By Lauren Ball
With Thriller Live shacked up at the Lyric Theatre, The Commitments rocking the Palace and Mamma Mia! serving up sequins and nostalgia nightly at the Novello, jukebox musicals have taken the West End by storm. Our own Piccadilly Theatre and Harold Pinter Theatre are proud to host transfers of the smash hits Jersey Boys and Sunny Afternoon: jukebox musicals with a twist, they shun fiction and tell the true life stories of Big Girls Don't Cry hit-makers Frankie Valli and the Four Seasons and quintessentially English rockers The Kinks respectively.
But why stop there? Here are ten artists who deserve a crack at West End glory, and some plot tips while we're at it. You're welcome, future Olivier winners. Give us a nod in your acceptance speech (and some cold hard cash, if you like).
Back in November 2011 it was reported that Heroes: The Musical - the story of Space Oddity's Major Tom set to the
songs of the Thin White Duke - would premiere at London's Indig02 in March
2012. This was news to his spokesman, however, who denied that there were any
negotiations pending for a Bowie musical. Three years later and no such
performance has surfaced, but with the success of the V&A's David Bowie Is... exhibition, a new album and a Best Male Solo Artist triumph at the Brit Awards, perhaps now is the time to get that rumour mill
A coming-of-age story entitled Breakaway. A female protagonist with a troubled family life (Because of You) strikes out on her own
to chase an unspecified dream. She gets distracted by a love interest who does
her wrong and gets kicked to the curb (Since U Been Gone). She has good times, bad times, learns some lessons and sings
the title track towards the end of the second act. The big finale number is My Life Would Suck Without You as she
reunites with her now reformed lover. It's a bit like Coyote Ugly but with less
John Goodman. This thing is writing itself.
Mitchell's 2010 folk opera Hadestown comes pre-packaged with a plot and interesting cast of characters. A variation on the Greek myth of Orpheus and Eurydice, in which Orpheus embarks on a quest to rescue his wife Eurydice from the Underworld, she's done the hard work so we don't have to. A Once-style production with musicians as cast members would be something very special.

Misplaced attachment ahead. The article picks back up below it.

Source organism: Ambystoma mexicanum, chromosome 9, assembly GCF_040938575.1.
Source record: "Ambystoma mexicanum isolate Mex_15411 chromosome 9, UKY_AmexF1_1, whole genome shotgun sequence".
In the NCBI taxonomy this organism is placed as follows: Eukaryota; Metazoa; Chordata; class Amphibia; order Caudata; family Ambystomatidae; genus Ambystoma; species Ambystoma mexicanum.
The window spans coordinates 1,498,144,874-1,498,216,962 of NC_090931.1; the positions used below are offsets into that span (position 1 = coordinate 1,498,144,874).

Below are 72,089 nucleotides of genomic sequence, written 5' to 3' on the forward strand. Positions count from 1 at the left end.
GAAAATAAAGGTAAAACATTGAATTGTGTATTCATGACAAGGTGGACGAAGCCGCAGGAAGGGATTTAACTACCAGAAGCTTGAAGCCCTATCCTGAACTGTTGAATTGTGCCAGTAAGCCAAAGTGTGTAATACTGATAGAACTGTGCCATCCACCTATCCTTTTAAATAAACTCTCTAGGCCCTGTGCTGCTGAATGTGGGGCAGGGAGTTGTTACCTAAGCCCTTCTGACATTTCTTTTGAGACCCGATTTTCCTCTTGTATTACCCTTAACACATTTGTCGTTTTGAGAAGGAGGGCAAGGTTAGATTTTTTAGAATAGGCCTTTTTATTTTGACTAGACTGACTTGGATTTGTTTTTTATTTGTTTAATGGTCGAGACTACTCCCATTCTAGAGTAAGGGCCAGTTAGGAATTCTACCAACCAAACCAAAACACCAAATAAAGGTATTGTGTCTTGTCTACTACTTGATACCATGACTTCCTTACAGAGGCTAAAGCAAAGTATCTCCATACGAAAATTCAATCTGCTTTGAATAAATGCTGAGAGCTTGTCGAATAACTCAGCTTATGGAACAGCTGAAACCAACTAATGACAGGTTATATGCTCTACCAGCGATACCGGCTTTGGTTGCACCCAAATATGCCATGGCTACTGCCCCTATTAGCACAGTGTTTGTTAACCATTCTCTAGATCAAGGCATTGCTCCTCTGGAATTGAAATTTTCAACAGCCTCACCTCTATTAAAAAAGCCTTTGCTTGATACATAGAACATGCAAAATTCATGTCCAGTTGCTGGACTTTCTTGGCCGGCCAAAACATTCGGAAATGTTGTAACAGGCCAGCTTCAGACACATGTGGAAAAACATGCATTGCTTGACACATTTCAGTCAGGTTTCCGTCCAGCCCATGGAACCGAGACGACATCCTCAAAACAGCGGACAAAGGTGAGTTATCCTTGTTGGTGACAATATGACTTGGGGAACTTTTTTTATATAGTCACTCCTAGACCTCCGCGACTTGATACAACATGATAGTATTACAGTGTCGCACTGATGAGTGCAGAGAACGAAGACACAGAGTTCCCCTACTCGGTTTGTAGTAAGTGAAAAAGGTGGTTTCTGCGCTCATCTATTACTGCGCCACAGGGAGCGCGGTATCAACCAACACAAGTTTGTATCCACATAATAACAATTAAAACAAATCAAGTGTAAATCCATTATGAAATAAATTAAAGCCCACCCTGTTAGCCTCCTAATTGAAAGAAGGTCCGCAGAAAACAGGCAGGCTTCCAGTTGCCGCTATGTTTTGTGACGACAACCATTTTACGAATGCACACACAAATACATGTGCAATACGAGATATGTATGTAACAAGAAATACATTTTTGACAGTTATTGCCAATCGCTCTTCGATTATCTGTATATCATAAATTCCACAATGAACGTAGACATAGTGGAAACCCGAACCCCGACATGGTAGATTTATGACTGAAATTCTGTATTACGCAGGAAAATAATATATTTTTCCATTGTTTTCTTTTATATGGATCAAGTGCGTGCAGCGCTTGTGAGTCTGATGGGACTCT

Anyone who saw Before The Dawn knows that Queen Kate is all about narrative and impressive production values, so
a stage show seems the next logical step. And if there's a more musical
theatre-ready song than There Goes a Tenner I'm yet to hear it.
From Stay to I Wanna Be The Only One, Eternal have a great book of songs. Personally I'd like them to take a leaf out of the Jersey Boys book and document the ups and downs and with-or-without-Louise-Redknapps of their 90s pop glory days. On opening night, Esther, Vernie, Kéllé and Louise reunite on stage during the curtain call, just in time for the next series of The Big Reunion.
Pet Shop Boys
The duo achieved sell-out success in 2011 when they teamed up with choreographer Javier De Frutos to create contemporary ballet The Most Incredible Thing. So how about West End Girls: an electro pop musical about a theatrical agent with questionable morals, and the hopeful young starlets on his books.
The Divine Comedy
A postmodern piece comprising of vignettes, each focussing on a different passenger on one National Express coach. There's the woman fleeing her lover having robbed him blind (Something For The Weekend). The disillusioned tabloid journalist covering the latest political scandal (Generation Sex). And the shy driver, who loves the jolly hostess, and maybe by the final curtain he'll have told her (Everybody Knows (Except You)).
From Bubblegum-Pop-Princess to Edgy-Rock-Star-Botherer to Showgirl-Cancer-Survivor to Aphrodite, the life of Australia's pint-sized popstrel is crying out for a disco-powered stage adaptation. But I'm only on board if the stage lights up during Spinning Around.